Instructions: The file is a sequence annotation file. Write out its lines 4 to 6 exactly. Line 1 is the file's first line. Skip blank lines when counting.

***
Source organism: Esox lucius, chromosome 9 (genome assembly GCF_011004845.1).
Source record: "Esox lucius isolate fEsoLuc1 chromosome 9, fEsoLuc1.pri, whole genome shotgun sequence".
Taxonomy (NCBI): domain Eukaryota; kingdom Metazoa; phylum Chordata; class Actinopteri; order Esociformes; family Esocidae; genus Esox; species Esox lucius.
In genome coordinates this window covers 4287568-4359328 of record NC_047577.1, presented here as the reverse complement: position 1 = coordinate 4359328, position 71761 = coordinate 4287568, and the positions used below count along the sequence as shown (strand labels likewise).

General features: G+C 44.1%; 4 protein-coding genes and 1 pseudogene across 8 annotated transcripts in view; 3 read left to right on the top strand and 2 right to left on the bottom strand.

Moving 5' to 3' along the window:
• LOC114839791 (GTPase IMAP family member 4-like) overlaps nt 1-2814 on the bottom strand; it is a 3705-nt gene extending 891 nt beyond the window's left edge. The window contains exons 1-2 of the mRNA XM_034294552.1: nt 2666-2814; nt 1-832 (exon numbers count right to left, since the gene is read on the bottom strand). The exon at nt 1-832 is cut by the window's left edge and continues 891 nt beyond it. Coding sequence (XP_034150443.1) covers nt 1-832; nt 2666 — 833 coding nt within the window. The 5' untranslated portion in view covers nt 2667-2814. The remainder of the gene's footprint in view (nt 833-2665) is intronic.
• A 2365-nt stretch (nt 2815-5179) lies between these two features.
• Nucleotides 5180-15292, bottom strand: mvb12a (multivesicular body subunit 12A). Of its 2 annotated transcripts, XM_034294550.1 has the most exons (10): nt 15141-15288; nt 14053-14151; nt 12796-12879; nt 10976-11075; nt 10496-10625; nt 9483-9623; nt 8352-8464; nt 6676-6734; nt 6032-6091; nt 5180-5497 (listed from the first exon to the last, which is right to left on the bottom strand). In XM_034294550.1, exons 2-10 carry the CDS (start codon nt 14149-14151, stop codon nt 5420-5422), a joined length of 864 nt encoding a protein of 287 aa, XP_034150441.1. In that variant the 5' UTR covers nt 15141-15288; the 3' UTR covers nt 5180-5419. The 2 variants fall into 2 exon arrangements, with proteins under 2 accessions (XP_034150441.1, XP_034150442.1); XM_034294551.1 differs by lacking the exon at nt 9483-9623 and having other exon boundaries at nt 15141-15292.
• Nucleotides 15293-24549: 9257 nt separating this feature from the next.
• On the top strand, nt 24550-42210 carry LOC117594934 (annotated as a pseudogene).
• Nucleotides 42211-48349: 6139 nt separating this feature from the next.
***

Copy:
In genome coordinates this window covers 4287568-4359328 of record NC_047577.1, presented here as the reverse complement: position 1 = coordinate 4359328, position 71761 = coordinate 4287568, and the positions used below count along the sequence as shown (strand labels likewise).

General features: G+C 44.1%; 4 protein-coding genes and 1 pseudogene across 8 annotated transcripts in view; 3 read left to right on the top strand and 2 right to left on the bottom strand.

Moving 5' to 3' along the window: